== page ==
A drug used to treat rheumatoid arthritis could cut the number of Covid deaths and speed up recovery, a new scientific trial has found. The drug, tocilizumab, could save the lives of one in 25 coronavirus patients in hospital and reduce the need for ventilators in intensive care. Researchers say around half of the people admitted to hospital with coronavirus could benefit from the treatment. Scientists from the nationwide Recovery trial said when tocilizumab was given alongside the steroid dexamethasone, it reduced the absolute risk of mortality by four percentage points. The medicine was already being used by the NHS to treat some coronavirus patients after early results last month showed it reduced the risk of death as well as time spent in hospital by up to 10 days. As a result of the latest findings, the health secretary said the drug would be made more widely available on the NHS to help treat Covid patients. Read full story Source: The Independent, 11 February 2021
  12. Event
    Join the #SolvingTogether Connect Sessions, virtual sessions that anyone can attend where people share their ideas for addressing the challenges.  They are informal opportunities to put forward ideas, and have discussion. Patients and health and care staff are all invited to attend. The MSTeams link to the session will be added to the event page at 9am on Thursday 2nd February.
  13. Content Article
    This study in Best Practice & Research Clinical Rheumatology aimed to determine the systemic effects of surgical mesh implants. The study looked at patients referred to an autoimmunity clinic between January 2014 and December 2017 and concluded that mesh implants may increase the risk of developing autoimmune diseases by acting as an adjuvant (increasing the body's own immune response).
  14. Content Article
    The Arthritis and Musculoskeletal Alliance (ARMA) has compiled relevant and useful resources and information specifically about musculoskeletal health inequalities. The resources include research studies, reports and reviews, and cover these areas: Social deprivation Ethnicity Sex, gender and sexual orientation Health literacy and education level Multiple factors Children and young people Webinars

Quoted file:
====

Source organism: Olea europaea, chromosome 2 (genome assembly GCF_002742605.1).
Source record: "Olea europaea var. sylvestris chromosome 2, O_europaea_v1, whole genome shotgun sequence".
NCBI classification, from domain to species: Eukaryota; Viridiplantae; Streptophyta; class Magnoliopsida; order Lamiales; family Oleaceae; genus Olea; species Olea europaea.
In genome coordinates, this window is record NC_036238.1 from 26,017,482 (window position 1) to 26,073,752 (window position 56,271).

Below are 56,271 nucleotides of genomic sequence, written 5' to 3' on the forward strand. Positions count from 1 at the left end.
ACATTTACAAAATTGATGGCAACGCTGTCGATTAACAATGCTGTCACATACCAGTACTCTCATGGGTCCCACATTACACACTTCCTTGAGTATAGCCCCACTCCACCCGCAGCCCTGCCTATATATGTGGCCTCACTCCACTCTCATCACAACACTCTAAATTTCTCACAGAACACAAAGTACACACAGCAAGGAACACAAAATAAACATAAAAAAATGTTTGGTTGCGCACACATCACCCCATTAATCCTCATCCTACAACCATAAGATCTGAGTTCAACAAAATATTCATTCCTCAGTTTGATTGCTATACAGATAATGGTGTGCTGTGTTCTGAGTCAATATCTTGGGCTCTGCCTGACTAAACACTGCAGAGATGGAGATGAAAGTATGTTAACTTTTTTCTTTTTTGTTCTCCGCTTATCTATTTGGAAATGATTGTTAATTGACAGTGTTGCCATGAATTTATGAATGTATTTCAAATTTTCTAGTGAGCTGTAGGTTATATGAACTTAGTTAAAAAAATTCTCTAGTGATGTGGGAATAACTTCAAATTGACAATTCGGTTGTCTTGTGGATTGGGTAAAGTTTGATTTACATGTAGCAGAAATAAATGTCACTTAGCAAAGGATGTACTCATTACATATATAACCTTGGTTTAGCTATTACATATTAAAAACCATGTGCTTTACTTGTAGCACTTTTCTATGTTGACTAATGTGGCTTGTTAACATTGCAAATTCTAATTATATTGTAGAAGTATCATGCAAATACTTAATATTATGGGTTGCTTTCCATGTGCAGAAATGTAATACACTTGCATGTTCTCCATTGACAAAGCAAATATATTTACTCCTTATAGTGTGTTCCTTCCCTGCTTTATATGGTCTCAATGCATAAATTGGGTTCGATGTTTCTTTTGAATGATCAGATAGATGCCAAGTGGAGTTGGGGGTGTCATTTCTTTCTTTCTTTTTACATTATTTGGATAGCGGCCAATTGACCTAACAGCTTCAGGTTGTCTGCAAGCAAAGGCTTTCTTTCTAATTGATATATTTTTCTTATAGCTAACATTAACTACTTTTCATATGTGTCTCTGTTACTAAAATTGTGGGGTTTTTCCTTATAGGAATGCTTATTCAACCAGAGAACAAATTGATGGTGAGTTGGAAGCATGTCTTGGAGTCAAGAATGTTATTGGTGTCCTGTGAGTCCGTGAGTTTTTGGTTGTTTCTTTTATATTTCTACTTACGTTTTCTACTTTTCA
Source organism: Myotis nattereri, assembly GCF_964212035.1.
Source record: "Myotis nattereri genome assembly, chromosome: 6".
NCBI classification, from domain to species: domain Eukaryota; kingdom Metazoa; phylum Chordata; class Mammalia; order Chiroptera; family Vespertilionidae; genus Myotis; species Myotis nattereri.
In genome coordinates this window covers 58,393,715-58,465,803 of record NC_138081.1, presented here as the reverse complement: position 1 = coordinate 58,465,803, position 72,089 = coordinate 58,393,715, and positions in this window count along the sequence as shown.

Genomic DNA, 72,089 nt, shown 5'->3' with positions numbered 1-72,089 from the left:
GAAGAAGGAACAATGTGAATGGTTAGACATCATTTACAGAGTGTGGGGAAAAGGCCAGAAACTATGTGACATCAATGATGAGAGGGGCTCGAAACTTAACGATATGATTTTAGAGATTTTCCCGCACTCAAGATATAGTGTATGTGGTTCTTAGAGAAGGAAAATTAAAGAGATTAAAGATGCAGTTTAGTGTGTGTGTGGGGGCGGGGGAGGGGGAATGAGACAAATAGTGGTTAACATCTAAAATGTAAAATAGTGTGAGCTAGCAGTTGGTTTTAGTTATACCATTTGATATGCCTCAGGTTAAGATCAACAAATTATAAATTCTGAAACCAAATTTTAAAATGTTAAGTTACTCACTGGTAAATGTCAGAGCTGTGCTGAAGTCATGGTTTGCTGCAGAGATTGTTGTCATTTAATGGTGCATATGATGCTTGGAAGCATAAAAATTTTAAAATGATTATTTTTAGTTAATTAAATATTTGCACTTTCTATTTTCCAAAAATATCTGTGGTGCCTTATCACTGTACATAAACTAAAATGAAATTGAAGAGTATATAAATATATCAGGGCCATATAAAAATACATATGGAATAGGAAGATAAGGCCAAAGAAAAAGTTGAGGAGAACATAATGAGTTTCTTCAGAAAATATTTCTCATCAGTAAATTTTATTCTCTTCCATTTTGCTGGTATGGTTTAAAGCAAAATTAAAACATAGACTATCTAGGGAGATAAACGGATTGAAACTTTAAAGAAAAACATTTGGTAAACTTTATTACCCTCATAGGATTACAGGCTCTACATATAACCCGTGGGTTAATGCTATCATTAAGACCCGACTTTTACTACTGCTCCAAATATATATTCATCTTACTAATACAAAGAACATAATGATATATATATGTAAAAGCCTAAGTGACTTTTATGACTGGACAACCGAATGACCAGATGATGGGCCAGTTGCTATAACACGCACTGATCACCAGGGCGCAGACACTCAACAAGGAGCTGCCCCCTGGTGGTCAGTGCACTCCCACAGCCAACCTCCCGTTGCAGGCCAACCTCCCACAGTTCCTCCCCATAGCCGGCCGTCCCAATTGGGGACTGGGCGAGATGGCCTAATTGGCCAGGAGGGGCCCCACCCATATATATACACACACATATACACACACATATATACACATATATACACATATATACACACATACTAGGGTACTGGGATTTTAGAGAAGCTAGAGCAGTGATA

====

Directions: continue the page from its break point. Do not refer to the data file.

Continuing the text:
15. Content Article
    Serious pathology as a cause of musculoskeletal (MSK) conditions is considered rare, but it needs to be managed either as an emergency or as urgent onward referral as directed by local pathways. This guidance supports primary and community care practitioners in recognising serious pathology which requires emergency or urgent referral to secondary care in a patient who present with new or worsening MSK symptoms.
  16. Content Article
    Chronic (persistent or long-lasting or recurrent) pain is life-changing and can significantly impact individuals, their families and carers. This paper sets out the Arthritis and Musculoskeletal Alliance's (ARMA's) position on how pain affects people with musculoskeletal conditions, and how their pain should be managed.
  17. Content Article
    Inflammatory rheumatic disease (IRD), such as rheumatoid arthritis, can cause poor outcomes in pregnancy, and the health of the mother and developing foetus must be balanced when making decisions about medication. This updated guideline from the British Society for Rheumatology contains evidence and best practice for prescribing rheumatology medications during pregnancy and breastfeeding. It includes a table that summarises information about drug compatibility in pregnancy and breastfeeding.
  18. Content Article
    In England, around 10 million adults and 12,000 children have a musculoskeletal (MSK) condition. Ethnic minority groups, people from lower income households and those living in areas of high deprivation are most affected. In this guest blog for the Arthritis and Musculoskeletal Alliance (ARMA), Bola Owolabi, Director of the National Healthcare Inequalities Improvement Programme at NHS England, highlights the role that MSK health inequalities play in people's lives. She looks at the link between socio-economic disadvantage and poor health outcomes, and discusses the wider implications of disability due to MSK conditions. She describes work being done by the NHS, and highlights ARMA's work to narrow MSK health inequalities through listening to the experiences of underserved communities and working in partnership to improve care.
  19. Content Article
    SMILE (Self-Management Individualised Learning Environment) is an e-learning experience for people with rheumatoid arthritis (RA) who want to learn more about RA, its treatments and how to become good at self-managing. Each module is on a particular theme or subject and takes between 20 mins and half an hour to complete.
  20. Content Article
    In this blog, Dr Chloe Stewart, health psychologist and national clinical advisor in personalised care for NHS England, looks at the role of personalised care in helping overcome the care backlog and addressing health inequalities in people with musculoskeletal conditions (MSKs). She looks at examples of coproduction in MSK services and highlights the need to give patients better information and training about how to manage their condition.